Oleomargarine should sell under its own name and on its own merits. It should not be allowed to trade on the name of any other product.
Absolutely correct. I say, "amen" with all my heart. Neither let it trade upon the appearance, taste or colour of butter. Let it sell on its own basis as a cooking article. We are told further on:
Oleomargarine came into existence because of a shortage of palatable, edible fats and oleomargarine has thrived because the production of these has never kept pace with the growth of population.
The production of butter fats in Canada has more than kept pace with the growth of population, and oleomargarine cannot be said to be "thriving" when its consumption dropped from 14,000,000 pounds to
3,000,000 pounds in four years. I think that is an exaggeration, to say the best of it. Later on we find quotations from various gentlemen, from worthy and admirable members of parliament who made certain remarks in the House last year on this subject, and extracts are given from Hansard. But, curiously enough, all these gentlemen quoted are speaking in favour of oleomargarine-Mr. Michael Clark of Red Deer and four other hon. gentlemen. But why did the manufacturers not say that thirty-five pages of Hansard are full of the remarks of people who are not in favour of oleomargarine? Why did he not tell you, if he wanted to put it fairly and honestly, that the government of the day, strongly entrenched as they were with a good majority behind them, could have put through any bill they liked? It was brought down in the form of a bill in the name of the Minister of Agriculture, and when that hon. gentleman introduced it he said: We are going to pass this bill. But the pressure was so great, exerted as it was by members on both sides who were united in objection to the measure, that the minister rose in his place and

said: Boys, we will pull it out, if you will only be good, and we will put it in for one year only. So he withdrew his hill in deference to the measure of opposition that developed in the House, though he could have put it through if he had liked. That is a fair statement of the facts in that connection.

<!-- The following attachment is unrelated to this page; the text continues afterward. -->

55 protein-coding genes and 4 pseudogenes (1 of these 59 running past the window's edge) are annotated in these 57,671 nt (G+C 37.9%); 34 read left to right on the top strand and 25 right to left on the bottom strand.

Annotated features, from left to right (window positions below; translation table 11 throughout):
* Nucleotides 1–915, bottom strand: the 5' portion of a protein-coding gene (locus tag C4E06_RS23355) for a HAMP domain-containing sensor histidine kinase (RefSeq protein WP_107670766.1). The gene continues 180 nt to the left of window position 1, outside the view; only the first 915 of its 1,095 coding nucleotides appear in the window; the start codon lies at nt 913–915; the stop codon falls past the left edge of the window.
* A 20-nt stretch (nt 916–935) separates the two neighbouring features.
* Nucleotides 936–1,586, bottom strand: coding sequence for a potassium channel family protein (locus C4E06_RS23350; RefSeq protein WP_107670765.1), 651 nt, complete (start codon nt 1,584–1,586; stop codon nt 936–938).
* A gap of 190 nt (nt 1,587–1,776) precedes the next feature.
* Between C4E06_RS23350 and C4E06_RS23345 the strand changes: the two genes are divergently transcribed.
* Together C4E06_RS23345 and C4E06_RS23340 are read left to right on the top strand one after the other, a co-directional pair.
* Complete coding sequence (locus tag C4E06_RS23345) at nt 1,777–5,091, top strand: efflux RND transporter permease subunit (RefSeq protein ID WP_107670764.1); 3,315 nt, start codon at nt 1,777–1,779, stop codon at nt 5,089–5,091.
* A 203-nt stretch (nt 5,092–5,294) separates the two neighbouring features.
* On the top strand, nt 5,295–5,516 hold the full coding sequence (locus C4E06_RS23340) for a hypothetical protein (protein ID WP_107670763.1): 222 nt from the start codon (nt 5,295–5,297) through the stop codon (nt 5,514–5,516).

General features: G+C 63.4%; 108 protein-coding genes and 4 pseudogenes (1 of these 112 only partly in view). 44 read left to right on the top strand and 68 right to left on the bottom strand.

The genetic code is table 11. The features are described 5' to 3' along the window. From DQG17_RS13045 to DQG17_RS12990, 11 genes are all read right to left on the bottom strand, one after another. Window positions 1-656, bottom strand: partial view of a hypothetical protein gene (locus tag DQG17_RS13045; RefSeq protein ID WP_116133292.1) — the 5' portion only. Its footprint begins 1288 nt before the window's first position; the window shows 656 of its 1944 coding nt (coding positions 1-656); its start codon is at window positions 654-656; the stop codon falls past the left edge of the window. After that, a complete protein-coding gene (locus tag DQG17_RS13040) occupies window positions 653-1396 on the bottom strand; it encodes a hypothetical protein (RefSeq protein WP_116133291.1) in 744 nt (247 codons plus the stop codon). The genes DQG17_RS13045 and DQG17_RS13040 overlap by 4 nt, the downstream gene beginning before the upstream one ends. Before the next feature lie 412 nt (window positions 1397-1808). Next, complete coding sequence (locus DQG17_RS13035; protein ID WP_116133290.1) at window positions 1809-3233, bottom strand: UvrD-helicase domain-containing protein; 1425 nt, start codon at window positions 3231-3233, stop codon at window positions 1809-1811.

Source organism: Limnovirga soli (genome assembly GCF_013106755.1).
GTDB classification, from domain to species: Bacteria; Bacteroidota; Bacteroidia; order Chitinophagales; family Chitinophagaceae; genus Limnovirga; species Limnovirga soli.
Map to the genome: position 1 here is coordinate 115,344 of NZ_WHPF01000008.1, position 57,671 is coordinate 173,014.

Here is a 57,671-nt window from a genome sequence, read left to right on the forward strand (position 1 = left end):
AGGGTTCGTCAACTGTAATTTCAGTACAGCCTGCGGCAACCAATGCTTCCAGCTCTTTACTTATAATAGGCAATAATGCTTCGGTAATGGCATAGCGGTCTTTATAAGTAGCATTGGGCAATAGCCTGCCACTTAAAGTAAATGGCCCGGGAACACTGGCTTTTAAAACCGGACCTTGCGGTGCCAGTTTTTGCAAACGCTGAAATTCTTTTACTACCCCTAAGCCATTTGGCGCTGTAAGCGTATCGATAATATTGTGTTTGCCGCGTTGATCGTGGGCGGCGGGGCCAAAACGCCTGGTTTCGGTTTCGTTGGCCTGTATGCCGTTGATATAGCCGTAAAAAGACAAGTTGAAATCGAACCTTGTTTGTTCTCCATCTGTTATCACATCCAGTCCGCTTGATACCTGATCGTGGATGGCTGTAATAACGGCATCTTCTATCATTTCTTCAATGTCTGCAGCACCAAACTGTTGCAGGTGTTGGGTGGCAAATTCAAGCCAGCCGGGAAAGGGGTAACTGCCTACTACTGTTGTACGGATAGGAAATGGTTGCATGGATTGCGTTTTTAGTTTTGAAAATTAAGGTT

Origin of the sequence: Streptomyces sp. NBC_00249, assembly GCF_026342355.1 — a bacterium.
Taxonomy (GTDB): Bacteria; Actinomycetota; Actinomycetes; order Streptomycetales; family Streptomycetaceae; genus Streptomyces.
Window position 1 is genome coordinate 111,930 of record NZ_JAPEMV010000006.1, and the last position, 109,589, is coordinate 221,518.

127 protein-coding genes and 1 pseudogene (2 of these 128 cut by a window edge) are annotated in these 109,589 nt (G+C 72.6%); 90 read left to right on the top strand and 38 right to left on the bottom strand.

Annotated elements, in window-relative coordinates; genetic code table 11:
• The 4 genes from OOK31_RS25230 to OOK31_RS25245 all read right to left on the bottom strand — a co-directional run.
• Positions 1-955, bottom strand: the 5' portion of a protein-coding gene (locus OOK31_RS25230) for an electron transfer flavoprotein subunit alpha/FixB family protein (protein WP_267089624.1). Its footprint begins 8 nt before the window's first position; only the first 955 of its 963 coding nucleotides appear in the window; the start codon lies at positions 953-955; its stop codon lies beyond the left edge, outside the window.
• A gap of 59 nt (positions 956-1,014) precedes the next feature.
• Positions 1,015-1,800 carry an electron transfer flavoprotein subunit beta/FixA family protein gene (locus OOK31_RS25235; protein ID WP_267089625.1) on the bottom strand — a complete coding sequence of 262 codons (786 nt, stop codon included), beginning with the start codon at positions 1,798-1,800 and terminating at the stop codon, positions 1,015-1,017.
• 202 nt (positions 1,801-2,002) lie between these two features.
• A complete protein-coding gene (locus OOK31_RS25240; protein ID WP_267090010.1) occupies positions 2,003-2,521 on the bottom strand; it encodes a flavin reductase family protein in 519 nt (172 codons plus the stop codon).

Now, I wish to quote one more passage from this pamphlet, and it is the gem of the whole collection. They wind up with the production of opinions by experts. You all know that you can get an expert's opinion on almost anything; you can get one medical man to swear that a man is insane and you can get another to swear that he is not in'sane. This pamphlet, this propaganda, quotes four experts-all, no doulbt, very estimable men. Here is one of them:
Dr. H. W. Wiley, the noted pure food authority of the United States government, in 1900-
That was eleven years ago, wasn't it?
-testified before the Agricultural Committee.
I do not know what committee is referred to. He testifies as follows:
In all my extensive analysis of butterine or oleomargarine, nothing objectionable or deleterious to health has ever been found, and oleomargarine, as made to-day, is pure, palatable and more nutritious than butter.
The most extravagant assertion otf the maker of this dope is out-Heroded by this one-that oleomargarine is "more nutritious than butter." Now, I will give you Mr. Wiley's comments on this same subject as quoted in the House and found on Hansard at page 934. The name is given in this case as "Dr. Harvey Wiley"; in the pamphlet from which T have just quoted it is given as "H. W. Wiley"; I assume that the same man is referred to. I quote from page 934 of Hansard as follows:
Dr. Harvey Wiley stated in a recent issue of Good "As far as I am concerned, I should never give my children nut margarine, oleomargarine, or any other margarine, as a substitute for butter. Butter contains a vital principle necessary to the growth of children which none of its substitutes possess. I should never give children nor grown persons in my family food products containing a, preservative such as benzoate of soda.
I wonder which remark was made first; has the mountain come to Mahomet, or Mahomet to the mountain? That, I think, Will cast some doubt upon the evidence of experts, when you find them saying a certain thing at one time and quite another thing-as is alleged-at another. Now, when witnesses in a court of law are proved to be incredible on several important
points, their evidence is thrown out on all points. You often hear a judge say: I do not believe that witness; I have found him so incorrect on so many points; he may be trying to tell the truth but he is evidently unable to do it. We will give our friends the benefit of the doubt; we will say this propaganda was formulated in ignorance- perhaps it was; at any rate, I submit that it is not worthy of credence. I submit that I have produced evidence that will commend itself to the judgment of hon. members, and, with the facts which will be brought out by other hon. gentlemen more conversant with the technical branches of the 'subject than I am, will convince the House that we ought to keep faith with the farmers and go back to the conditions as they existed in the year 1917.